, and not copies.

The initial conditions are interpolated into a finite element space:

```
# Zero u
u.x.array[:] = 0.0
# Interpolate initial condition
u.sub(0).interpolate(lambda x: 0.63 + 0.02 * (0.5 - np.random.rand(x.shape[1])))
u.x.scatter_forward()
```

The first line creates an object of type `InitialConditions`

. The
following two lines make `u`

and `u0`

interpolants of `u_init`

(since
`u`

and `u0`

are finite element functions, they may not be able to
represent a given function exactly, but the function can be
approximated by interpolating it in a finite element space).

The chemical potential \(df/dc\) is computed using UFL automatic differentiation:

```
# Compute the chemical potential df/dc
c = ufl.variable(c)
f = 100 * c**2 * (1 - c)**2
dfdc = ufl.diff(f, c)
```

The first line declares that `c`

is a variable that some function can
be differentiated with respect to. The next line is the function \(f\)
defined in the problem statement, and the third line performs the
differentiation of `f`

with respect to the variable `c`

.

It is convenient to introduce an expression for \(\mu_{n+\theta}\):

```
# mu_(n+theta)
mu_mid = (1.0 - theta) * mu0 + theta * mu
```

which is then used in the definition of the variational forms:

```
# Weak statement of the equations
F0 = inner(c, q) * dx - inner(c0, q) * dx + dt * inner(grad(mu_mid), grad(q)) * dx
F1 = inner(mu, v) * dx - inner(dfdc, v) * dx - lmbda * inner(grad(c), grad(v)) * dx
F = F0 + F1
```

This is a statement of the time-discrete equations presented as part of the problem statement, using UFL syntax.

The DOLFINx Newton solver requires a
`NonlinearProblem`

object to
solve a system of nonlinear equations

```
# Create nonlinear problem and Newton solver
problem = NonlinearProblem(F, u)
solver = NewtonSolver(MPI.COMM_WORLD, problem)
solver.convergence_criterion = "incremental"
solver.rtol = np.sqrt(np.finfo(default_real_type).eps) * 1e-2
# We can customize the linear solver used inside the NewtonSolver by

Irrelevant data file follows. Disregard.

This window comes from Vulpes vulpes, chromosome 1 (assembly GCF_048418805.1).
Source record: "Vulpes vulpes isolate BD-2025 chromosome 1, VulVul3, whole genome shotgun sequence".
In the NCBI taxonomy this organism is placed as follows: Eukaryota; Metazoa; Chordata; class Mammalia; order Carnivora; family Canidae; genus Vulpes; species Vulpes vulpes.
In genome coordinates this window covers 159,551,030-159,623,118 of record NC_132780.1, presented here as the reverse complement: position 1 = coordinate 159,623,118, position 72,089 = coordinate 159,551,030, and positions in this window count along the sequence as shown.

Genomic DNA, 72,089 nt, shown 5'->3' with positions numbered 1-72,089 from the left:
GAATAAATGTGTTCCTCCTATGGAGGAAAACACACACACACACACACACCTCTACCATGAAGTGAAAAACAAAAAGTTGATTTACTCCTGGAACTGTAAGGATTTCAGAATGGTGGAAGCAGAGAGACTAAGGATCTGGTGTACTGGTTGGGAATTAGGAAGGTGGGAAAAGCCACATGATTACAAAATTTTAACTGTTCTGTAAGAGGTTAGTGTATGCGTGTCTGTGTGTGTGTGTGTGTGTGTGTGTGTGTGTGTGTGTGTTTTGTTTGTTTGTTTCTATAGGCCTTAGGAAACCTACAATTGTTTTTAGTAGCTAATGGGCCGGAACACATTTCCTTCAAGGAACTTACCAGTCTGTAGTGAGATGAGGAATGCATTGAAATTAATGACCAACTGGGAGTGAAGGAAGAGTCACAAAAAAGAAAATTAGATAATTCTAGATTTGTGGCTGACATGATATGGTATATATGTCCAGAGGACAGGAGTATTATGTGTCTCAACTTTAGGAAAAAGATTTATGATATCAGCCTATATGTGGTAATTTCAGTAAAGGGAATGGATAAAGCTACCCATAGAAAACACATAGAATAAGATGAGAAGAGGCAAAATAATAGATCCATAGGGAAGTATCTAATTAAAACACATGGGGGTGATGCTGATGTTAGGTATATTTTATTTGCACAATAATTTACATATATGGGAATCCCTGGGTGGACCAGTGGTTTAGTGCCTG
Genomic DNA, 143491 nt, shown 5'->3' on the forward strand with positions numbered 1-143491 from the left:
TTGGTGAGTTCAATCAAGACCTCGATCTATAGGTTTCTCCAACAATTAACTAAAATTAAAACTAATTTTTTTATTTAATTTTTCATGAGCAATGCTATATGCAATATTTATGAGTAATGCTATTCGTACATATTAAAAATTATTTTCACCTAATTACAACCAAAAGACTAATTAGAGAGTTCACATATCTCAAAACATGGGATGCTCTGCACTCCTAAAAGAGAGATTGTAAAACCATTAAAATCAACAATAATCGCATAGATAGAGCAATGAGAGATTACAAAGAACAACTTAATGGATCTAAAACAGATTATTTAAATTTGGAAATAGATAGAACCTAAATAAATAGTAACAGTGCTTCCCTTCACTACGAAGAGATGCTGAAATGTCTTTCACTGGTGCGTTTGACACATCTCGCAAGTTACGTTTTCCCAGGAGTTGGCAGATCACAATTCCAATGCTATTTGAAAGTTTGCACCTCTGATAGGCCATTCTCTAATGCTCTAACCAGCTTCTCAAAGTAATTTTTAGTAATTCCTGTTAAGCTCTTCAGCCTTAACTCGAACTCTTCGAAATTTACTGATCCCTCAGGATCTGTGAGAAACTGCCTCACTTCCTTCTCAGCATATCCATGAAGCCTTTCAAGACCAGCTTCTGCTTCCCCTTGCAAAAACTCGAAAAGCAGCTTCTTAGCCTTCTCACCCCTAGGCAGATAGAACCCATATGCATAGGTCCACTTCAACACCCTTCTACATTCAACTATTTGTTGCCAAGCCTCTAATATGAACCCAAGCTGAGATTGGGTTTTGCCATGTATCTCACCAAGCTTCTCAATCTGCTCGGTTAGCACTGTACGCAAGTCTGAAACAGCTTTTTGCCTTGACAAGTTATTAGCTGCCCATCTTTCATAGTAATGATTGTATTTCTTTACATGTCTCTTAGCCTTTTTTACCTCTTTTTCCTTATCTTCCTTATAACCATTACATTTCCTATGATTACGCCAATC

# modifying the PETSc options
ksp = solver.krylov_solver
opts = PETSc.Options() # type: ignore
option_prefix = ksp.getOptionsPrefix()
opts[f"{option_prefix}ksp_type"] = "preonly"
opts[f"{option_prefix}pc_type"] = "lu"
ksp.setFromOptions()
```

The setting of `convergence_criterion`

to `"incremental"`

specifies
that the Newton solver should compute a norm of the solution increment
to check for convergence (the other possibility is to use
`"residual"`

, or to provide a user-defined check). The tolerance for
convergence is specified by `rtol`

.

To run the solver and save the output to a VTK file for later visualization, the solver is advanced in time from \(t_{n}\) to \(t_{n+1}\) until a terminal time \(T\) is reached:

```
# Output file
file = XDMFFile(MPI.COMM_WORLD, "demo_ch/output.xdmf", "w")
file.write_mesh(msh)
# Step in time
t = 0.0
# Reduce run time if on test (CI) server
if "CI" in os.environ.keys() or "GITHUB_ACTIONS" in os.environ.keys():
T = 3 * dt
else:
T = 50 * dt
# Get the sub-space for c and the corresponding dofs in the mixed space
# vector
V0, dofs = ME.sub(0).collapse()
# Prepare viewer for plotting the solution during the computation
if have_pyvista:
# Create a VTK 'mesh' with 'nodes' at the function dofs
topology, cell_types, x = plot.vtk_mesh(V0)
grid = pv.UnstructuredGrid(topology, cell_types, x)
# Set output data
grid.point_data["c"] = u.x.array[dofs].real
grid.set_active_scalars("c")
p = pvqt.BackgroundPlotter(title="concentration", auto_update=True)
p.add_mesh(grid, clim=[0, 1])
p.view_xy(True)
p.add_text(f"time: {t}", font_size=12, name="timelabel")
c = u.sub(0)
u0.x.array[:] = u.x.array
while (t < T):
t += dt
r = solver.solve(u)
print(f"Step {int(t/dt)}: num iterations: {r[0]}")
u0.x.array[:] = u.x.array
file.write_function(c, t)
# Update the plot window
if have_pyvista:
p.add_text(f"time: {t:.2e}", font_size=12, name="timelabel")
grid.point_data["c"] = u.x.array[dofs].real
p.app.processEvents()
file.close()
# Update ghost entries and plot
if have_pyvista:
u.x.scatter_forward()
grid.point_data["c"] = u.x.array[dofs].real
screenshot = None
if pv.OFF_SCREEN:
screenshot = "c.png"
pv.plot(grid, show_edges=True, screenshot=screenshot)
```